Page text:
“You’re being very quiet,” Anne said, wiping her mouth. More color had returned to her cheeks, and her voice no longer shook from the nausea that had incapacitated them for so long. She gestured toward his untouched food. “Are you not hungry?”
“Not particularly,” he responded.
“You’re thinking about our circumstances, aren’t you?” When he looked up at her in surprise, Anne’s mouth curved into a soft smile. “I may not be completely well, but I’m not blind, Mr. Giles. I’m aware that I’m not in my home, and though you’ve made the most valiant efforts to not distress me, I’m also aware that you’re not entirely comfortable with whatever has happened.”
Setting down the plate, Giles removed his glasses, using the edge of his shirt to wipe the lenses. “You’re a very astute woman, Mrs. Freston.”
Those oddly-familiar blue eyes regarded him, slightly blurry without his spectacles, the lines of her face softened by the same. “You weren’t the one who brought me here, were you?” she asked. “I’m afraid I don’t remember what exactly has happened.”
His hope plummeted at her question. “No,” he replied. “I was rather hoping you would be able to tell me. I have my…suspicions, but that’s all they are.” He returned his glasses to his nose. “You mentioned your son. He couldn’t have something to do with this, could he?”
Anne’s laughter was light and airy, in direct contrast with their predicament. “William? Oh, no. All he’s concerned with are his books and his poetry. He uses more ink in a day than we do tea.”
A scholar. Perhaps he was affiliated with the Council in some way. That would certainly support Giles’ theory that their abductions were related to the crystal theft.
“What about his employer?” he asked. “Perhaps this could be work-related.”
She seemed appalled at such a suggestion. “William’s a gentleman, sir,” Anne said. “He doesn’t work.”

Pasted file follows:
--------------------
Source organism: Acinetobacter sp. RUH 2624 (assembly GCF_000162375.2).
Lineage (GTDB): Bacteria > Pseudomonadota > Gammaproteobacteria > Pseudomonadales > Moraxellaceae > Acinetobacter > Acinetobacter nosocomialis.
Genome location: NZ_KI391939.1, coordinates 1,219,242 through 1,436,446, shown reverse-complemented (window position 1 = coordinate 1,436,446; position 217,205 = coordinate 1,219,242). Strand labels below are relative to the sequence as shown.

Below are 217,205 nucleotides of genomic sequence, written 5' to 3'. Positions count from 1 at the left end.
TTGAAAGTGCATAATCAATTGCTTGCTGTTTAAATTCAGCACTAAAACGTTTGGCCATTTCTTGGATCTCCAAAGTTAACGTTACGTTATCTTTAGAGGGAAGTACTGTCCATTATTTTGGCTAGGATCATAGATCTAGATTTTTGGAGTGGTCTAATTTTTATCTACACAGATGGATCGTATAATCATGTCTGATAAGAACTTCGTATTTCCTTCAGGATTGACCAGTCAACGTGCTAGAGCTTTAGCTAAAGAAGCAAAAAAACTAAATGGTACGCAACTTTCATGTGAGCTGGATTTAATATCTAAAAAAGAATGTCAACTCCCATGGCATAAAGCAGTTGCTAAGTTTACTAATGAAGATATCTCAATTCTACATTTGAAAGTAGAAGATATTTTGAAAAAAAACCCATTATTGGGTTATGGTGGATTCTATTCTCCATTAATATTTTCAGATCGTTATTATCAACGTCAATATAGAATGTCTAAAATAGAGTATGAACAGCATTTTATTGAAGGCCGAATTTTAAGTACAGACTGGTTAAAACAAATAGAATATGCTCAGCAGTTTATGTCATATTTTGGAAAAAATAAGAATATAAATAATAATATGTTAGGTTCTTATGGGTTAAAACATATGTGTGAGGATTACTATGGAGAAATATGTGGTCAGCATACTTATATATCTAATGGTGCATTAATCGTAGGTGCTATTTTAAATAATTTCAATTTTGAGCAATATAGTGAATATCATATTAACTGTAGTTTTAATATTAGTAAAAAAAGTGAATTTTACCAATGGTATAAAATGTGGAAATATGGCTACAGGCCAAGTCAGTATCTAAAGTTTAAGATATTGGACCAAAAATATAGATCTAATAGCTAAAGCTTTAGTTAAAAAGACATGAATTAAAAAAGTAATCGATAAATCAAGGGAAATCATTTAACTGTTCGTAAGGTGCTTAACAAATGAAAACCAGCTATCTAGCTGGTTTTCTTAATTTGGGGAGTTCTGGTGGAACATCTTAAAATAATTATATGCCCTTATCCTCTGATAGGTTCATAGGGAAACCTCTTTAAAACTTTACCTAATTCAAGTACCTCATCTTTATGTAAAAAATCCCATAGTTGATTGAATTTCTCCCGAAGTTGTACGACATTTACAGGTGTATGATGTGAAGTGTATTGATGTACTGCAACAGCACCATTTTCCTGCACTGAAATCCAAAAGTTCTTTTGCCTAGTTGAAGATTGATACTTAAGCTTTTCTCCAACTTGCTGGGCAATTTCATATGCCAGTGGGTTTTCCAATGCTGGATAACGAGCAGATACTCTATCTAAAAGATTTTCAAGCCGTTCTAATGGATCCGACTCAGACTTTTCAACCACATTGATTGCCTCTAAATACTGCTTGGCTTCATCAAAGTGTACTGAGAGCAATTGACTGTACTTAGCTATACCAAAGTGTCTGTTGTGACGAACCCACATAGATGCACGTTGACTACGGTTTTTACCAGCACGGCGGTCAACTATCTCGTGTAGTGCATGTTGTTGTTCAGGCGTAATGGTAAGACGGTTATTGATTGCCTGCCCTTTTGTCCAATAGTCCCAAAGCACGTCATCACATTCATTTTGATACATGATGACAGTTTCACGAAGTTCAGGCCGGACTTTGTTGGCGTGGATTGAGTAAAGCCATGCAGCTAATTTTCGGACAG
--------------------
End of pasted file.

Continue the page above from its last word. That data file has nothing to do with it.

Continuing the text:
Her curious terminology made Giles pause. It was an antiquated word, one his great-grandmother would’ve bandied about with little hesitation. “How does he support himself then?” he quizzed cautiously.
“The family money is more than sufficient to meet our household needs. And William has simple tastes. He’s not partial to horses, or fancy coaches, or holidays abroad. Just his poetry.”
His first thought was that Anne Freston and her son were members of the gentry. It would more than explain the horse reference. But the second, combined with the slight stilt in her accent and her old-fashioned speech, set off warning bells inside his head.
“Madame,” Giles said, clearing his throat and affecting his most proper manner, “if I might be so impertinent as to ask…what was the last full date you remember being in your home?”
Her reply was automatic, but it wasn’t the month that caught his attention.
It was the year.
“Are you unwell, Mr. Giles?” Anne asked when he fell back against the wall, the lines deep in his forehead as he contemplated this newest information. “Have you been here longer than I?”
He snorted at that. By her calculations, he shouldn’t even be born yet. Or she should be long dead.
There were only three options as he saw it.
One. That Anne Freston had actually been abducted on that date and somehow managed to survive more than a century without aging. Highly unlikely.
Two. That Anne Freston was delusional or impaired in some capacity, confusing the years in her mind. A possibility, but still one he considered unlikely. He’d dealt with the unstable before, and she seemed more than in control of her thought processes.
And three. That Anne Freston had somehow been snatched through time, or he’d been brought back to join her.
It was the last to which he kept coming back. The year she’d left was the same year the figurine collection had first fallen into the hands of the Council, and since its theft was the only matter that he’d been involved in prior to being taken from London, it seemed far too circumstantial not to be connected.
“Do you have any other children?” he asked.
“No. It’s just William and I.”
“And your husband?”
“He’s been dead since William was young.”
“He didn’t happen to work for the Council of Watchers, did he?”
“The Council of…what?”